She is known as the “Iron Lady of Manipur” or “Mengoubi” (“the fair one”), a civil rights activist, political activist, and poet from Manipur of India. On 2 November 2000, she began a hunger strike which is still ongoing. Having refused food and water for more than 500 weeks, she has been called “the world’s longest hunger striker”. She is currently on trial for attempted suicide. Why is she doing so?

On 2 November 2000, in Malom, a town in the Imphal Valley of Manipur, ten civilians were shot and killed while waiting at a bus stop. The incident, known as the “Malom Massacre”, was allegedly committed by the Assam Rifles, one of the Indian Paramilitary forces operating in the state. The victims included Leisangbam Ibetombi, a 62-year old woman, and 18-year old Sinam Chandramani, a 1988 National Child Bravery Award winner.

Sharmila, who was 28 at the time, began to fast in protest of the killings, taking neither food nor water. As her brother Irom Singhajit Singh recalled, “It was a Thursday. Sharmila used to fast on Thursdays since she was a child. That day she was fasting too. She has just continued with her fast”

Three days after she began her strike, she was arrested by the police and charged with an “attempt to commit suicide”, which is unlawful under the Indian Penal Code (IPC), and was later transferred to judicial custody. Her health deteriorated rapidly, and nasogastric intubation was forced on her in order to keep her alive while under arrest.

Irom Sharmila has been regularly released and re-arrested every year since her hunger strike began under IPC section 309. The law declares that a person who “attempts to commit suicide … shall be punished with simple imprisonment for a term which may extend to one year [or with fine, or with both].”

Her primary demand to the Indian government is the complete repeal of the AFSPA which has been blamed for violence in Manipur and other parts of northeast India.

By 2004, Sharmila had become an “icon of public resistance.” Following her procedural release on 2 October 2006 Irom Sharmila Chanu went to Raj Ghat, New Delhi, which she said was “to pay floral tribute to my idol, Mahatma Gandhi.” Later that evening, Sharmila headed for Jantar Mantar for a protest demonstration where she was joined by students, human rights activists and other concerned citizens.

On 6 October, she was re-arrested by the Delhi police for attempting suicide and was taken to the All India Institute of Medical Sciences, where she wrote letters to the Prime Minister, the President, and the Home Minister. At this time, she met and won the support of Nobel-laureate Shirin Ebadi, the Nobel Laureate and human rights activist, who promised to take up Sharmila’s cause at the United Nations Human Rights Council.

In 2011, she invited anti-corruption activist Anna Hazare to visit Manipur, and Hazare sent two representatives to meet with her.

Sharmila

Irom Chanu Sharmila

In October 2011, the Manipur Pradesh All India Trinamool Congress announced their support for Sharmila and called on party chief Mamata Banerjee to help repeal the AFSPA. The Communist Party of India (Marxist–Leninist) (CPI ML) also stated its support for her and for repeal of AFSPA, calling for nationwide agitation. In November, at the end of the eleventh year of her fast, Sharmila again called on Prime Minister Manmohan Singh to repeal the law. On 3 November, 100 women formed a human chain in Ambari to show support for Sharmila, while other civil society groups staged a 24-hour fast in a show of solidarity.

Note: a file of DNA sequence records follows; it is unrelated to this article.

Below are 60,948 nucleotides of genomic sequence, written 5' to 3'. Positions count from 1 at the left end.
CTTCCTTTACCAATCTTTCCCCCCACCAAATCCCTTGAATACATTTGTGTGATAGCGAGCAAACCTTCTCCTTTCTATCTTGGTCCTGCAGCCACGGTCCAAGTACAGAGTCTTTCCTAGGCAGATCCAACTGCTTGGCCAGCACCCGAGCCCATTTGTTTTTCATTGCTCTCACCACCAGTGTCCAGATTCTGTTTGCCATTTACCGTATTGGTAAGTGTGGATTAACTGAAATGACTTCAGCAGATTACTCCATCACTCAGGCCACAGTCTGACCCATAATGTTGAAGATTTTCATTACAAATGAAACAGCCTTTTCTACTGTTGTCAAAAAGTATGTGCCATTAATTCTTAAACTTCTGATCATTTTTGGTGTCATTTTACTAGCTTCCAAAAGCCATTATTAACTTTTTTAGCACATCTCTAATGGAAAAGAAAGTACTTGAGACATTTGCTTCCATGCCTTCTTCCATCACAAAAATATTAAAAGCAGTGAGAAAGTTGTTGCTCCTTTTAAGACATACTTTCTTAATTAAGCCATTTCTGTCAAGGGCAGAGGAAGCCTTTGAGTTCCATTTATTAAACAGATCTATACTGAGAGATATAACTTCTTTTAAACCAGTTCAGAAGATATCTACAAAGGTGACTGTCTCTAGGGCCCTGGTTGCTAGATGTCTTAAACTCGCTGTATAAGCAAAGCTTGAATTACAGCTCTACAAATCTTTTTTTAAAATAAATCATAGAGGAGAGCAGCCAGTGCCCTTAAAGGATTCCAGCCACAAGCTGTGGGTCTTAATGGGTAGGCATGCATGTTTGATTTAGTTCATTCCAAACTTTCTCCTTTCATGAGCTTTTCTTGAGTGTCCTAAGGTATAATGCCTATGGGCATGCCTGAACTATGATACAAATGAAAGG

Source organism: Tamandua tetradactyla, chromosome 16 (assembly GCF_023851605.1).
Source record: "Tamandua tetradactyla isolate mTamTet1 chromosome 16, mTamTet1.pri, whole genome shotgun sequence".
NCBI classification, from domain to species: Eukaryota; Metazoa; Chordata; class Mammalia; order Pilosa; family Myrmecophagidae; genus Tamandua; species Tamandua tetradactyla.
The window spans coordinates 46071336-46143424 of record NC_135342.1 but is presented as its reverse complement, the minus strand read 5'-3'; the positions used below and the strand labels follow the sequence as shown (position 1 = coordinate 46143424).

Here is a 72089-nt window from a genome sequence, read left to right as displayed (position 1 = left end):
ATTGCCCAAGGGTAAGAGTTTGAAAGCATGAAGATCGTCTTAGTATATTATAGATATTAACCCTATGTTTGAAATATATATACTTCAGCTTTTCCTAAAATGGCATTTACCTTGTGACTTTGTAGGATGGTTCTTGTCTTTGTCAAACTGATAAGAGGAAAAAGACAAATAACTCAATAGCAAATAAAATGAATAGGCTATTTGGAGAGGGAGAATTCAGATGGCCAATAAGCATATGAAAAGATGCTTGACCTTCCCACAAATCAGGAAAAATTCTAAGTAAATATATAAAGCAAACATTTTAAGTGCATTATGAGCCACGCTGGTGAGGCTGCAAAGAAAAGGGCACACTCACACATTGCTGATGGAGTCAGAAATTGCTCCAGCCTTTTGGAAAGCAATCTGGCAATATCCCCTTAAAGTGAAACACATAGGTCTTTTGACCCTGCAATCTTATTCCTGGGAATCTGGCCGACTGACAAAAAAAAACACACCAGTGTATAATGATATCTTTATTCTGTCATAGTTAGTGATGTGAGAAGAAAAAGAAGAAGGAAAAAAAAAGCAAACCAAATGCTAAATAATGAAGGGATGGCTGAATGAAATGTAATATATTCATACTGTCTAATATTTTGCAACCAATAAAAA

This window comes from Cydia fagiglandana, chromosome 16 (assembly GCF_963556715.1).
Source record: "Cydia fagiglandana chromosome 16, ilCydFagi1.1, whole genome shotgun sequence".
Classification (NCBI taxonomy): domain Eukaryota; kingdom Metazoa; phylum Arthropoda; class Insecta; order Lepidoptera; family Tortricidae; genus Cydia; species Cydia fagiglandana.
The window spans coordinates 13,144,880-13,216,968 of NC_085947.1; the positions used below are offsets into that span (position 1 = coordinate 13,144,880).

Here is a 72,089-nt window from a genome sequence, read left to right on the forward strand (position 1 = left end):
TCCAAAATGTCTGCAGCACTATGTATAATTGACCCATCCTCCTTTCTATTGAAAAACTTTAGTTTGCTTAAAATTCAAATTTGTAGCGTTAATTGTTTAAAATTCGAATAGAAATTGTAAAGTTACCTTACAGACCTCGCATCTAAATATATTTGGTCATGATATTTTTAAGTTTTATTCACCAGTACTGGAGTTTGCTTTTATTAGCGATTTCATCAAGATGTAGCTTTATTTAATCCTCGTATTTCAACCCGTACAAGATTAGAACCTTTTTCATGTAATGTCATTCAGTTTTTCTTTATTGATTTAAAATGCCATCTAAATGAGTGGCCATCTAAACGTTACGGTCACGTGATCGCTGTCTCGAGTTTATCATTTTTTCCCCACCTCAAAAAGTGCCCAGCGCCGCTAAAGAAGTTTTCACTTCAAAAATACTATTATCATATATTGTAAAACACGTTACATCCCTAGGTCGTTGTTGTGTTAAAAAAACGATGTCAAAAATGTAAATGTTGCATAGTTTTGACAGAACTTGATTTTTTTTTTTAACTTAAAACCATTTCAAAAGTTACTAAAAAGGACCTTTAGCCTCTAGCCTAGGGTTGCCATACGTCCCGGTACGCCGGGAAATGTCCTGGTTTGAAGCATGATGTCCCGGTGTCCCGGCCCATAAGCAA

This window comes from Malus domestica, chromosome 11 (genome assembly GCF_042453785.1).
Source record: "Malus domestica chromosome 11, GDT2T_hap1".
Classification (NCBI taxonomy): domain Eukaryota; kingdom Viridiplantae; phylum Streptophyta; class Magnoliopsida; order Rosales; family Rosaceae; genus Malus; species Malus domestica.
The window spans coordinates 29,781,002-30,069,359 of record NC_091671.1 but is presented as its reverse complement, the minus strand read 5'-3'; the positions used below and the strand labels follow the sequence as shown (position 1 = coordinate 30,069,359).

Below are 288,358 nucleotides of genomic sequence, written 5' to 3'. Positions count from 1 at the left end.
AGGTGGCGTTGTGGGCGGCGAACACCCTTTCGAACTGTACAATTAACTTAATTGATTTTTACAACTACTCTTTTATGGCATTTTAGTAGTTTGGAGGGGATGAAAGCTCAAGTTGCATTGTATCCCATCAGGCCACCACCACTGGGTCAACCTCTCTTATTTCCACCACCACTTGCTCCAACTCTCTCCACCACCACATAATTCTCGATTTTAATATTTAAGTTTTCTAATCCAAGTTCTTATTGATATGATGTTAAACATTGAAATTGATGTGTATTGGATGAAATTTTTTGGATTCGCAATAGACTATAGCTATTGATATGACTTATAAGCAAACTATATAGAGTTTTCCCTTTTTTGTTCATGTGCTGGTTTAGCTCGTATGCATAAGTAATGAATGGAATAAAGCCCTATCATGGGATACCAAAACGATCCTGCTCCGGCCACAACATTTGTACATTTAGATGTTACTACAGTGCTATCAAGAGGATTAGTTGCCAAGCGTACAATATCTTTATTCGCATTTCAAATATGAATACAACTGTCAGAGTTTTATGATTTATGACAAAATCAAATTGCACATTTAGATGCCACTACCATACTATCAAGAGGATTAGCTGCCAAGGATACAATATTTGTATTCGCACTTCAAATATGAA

In December 2011, Pune University announced a scholarship program for 39 female Manipuri students to take degree courses in honour of Irom Sharmila Chanu’s 39 years of age.

On 2 October 2013 Amnesty India issued a press release recognising Irom Sharmila as a “‘Prisoner of Conscience’, who is being held solely for a peaceful expression of her beliefs.”

Irom Sharmila continues to face the charge of attempted suicide. She is being held in enforced isolation which the National Human Rights Commission of India has recommended for the Manipur government to immediately stop. A summons has been issued for Sharmila Chanu to appear for trial on 19 December 2013.

Since the maximum sentence for attempted suicide is one year and she has been held for more than six years she has been told the case will be settled if she pleads guilty. However, she maintains she has not attempted suicide, but is protesting in the “most non-violent way, like Mahatma Gandhi.”

Sharmila was awarded the 2007 Gwangju Prize for Human Rights, which is given to “an outstanding person or group, active in the promotion and advocacy of Peace, Democracy and Human Rights”. She shared the award with Lenin Raghuvanshi of People’s Vigilance Committee on Human Rights, a northeastern Indian human rights organization.

In 2009, she was awarded the first Mayillama Award of the Mayilamma Foundation “for achievement of her nonviolent struggle in Manipur”.

In 2010, she won a lifetime achievement award from the Asian Human Rights Commission. Later that year, she won the Rabindranath Tagore Peace Prize of the Indian Institute of Planning and Management, which came with a cash award of 5,100,000 rupees, and the Sarva Gunah Sampannah “Award for Peace and Harmony” from the Signature Training Centre.

Deepti Priya Mehrotra’s Burning Bright: Irom Sharmila and the Struggle for Peace in Manipur details Sharmila’s life and the political background of her fast.

Ojas S V, a theater artist from Pune, performed a mono-play titled Le Mashale (“Take the Torch”), based on Irom Sharmila’s life and struggle. It is an adaptation of Meira Paibi (Women bearing torches), a drama written by Malayalam playwright Civic Chandran. The play was performed at several venues in several Indian states.